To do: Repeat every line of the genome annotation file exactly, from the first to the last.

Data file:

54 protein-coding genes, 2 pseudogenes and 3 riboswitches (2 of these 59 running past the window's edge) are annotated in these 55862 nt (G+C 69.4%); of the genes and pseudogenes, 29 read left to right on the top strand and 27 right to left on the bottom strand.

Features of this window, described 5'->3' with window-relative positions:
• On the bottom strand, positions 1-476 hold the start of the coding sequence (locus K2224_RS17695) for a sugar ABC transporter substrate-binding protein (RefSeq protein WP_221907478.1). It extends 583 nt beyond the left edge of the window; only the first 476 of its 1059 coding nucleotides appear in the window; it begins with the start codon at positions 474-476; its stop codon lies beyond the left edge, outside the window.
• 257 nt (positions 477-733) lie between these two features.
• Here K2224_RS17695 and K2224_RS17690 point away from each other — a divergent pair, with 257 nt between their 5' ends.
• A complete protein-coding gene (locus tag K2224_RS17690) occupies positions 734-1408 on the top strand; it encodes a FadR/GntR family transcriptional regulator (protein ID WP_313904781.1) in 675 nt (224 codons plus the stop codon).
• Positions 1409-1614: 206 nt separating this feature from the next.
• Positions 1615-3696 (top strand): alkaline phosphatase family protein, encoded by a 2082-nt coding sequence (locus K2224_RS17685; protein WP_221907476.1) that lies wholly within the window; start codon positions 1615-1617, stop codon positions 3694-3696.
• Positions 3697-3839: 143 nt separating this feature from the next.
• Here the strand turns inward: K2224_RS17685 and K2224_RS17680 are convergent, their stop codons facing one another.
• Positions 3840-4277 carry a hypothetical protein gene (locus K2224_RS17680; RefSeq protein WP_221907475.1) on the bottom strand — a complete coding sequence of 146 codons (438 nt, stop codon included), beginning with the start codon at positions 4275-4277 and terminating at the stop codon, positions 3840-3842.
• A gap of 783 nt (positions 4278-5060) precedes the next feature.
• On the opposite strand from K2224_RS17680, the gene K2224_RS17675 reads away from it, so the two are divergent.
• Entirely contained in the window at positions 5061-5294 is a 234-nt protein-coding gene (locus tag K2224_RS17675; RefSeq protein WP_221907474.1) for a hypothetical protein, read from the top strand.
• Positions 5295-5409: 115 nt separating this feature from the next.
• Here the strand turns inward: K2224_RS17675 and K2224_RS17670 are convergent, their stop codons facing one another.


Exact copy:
54 protein-coding genes, 2 pseudogenes and 3 riboswitches (2 of these 59 running past the window's edge) are annotated in these 55862 nt (G+C 69.4%); of the genes and pseudogenes, 29 read left to right on the top strand and 27 right to left on the bottom strand.

Features of this window, described 5'->3' with window-relative positions:
• On the bottom strand, positions 1-476 hold the start of the coding sequence (locus K2224_RS17695) for a sugar ABC transporter substrate-binding protein (RefSeq protein WP_221907478.1). It extends 583 nt beyond the left edge of the window; only the first 476 of its 1059 coding nucleotides appear in the window; it begins with the start codon at positions 474-476; its stop codon lies beyond the left edge, outside the window.
• 257 nt (positions 477-733) lie between these two features.
• Here K2224_RS17695 and K2224_RS17690 point away from each other — a divergent pair, with 257 nt between their 5' ends.
• A complete protein-coding gene (locus tag K2224_RS17690) occupies positions 734-1408 on the top strand; it encodes a FadR/GntR family transcriptional regulator (protein ID WP_313904781.1) in 675 nt (224 codons plus the stop codon).
• Positions 1409-1614: 206 nt separating this feature from the next.
• Positions 1615-3696 (top strand): alkaline phosphatase family protein, encoded by a 2082-nt coding sequence (locus K2224_RS17685; protein WP_221907476.1) that lies wholly within the window; start codon positions 1615-1617, stop codon positions 3694-3696.
• Positions 3697-3839: 143 nt separating this feature from the next.
• Here the strand turns inward: K2224_RS17685 and K2224_RS17680 are convergent, their stop codons facing one another.
• Positions 3840-4277 carry a hypothetical protein gene (locus K2224_RS17680; RefSeq protein WP_221907475.1) on the bottom strand — a complete coding sequence of 146 codons (438 nt, stop codon included), beginning with the start codon at positions 4275-4277 and terminating at the stop codon, positions 3840-3842.
• A gap of 783 nt (positions 4278-5060) precedes the next feature.
• On the opposite strand from K2224_RS17680, the gene K2224_RS17675 reads away from it, so the two are divergent.
• Entirely contained in the window at positions 5061-5294 is a 234-nt protein-coding gene (locus tag K2224_RS17675; RefSeq protein WP_221907474.1) for a hypothetical protein, read from the top strand.
• Positions 5295-5409: 115 nt separating this feature from the next.
• Here the strand turns inward: K2224_RS17675 and K2224_RS17670 are convergent, their stop codons facing one another.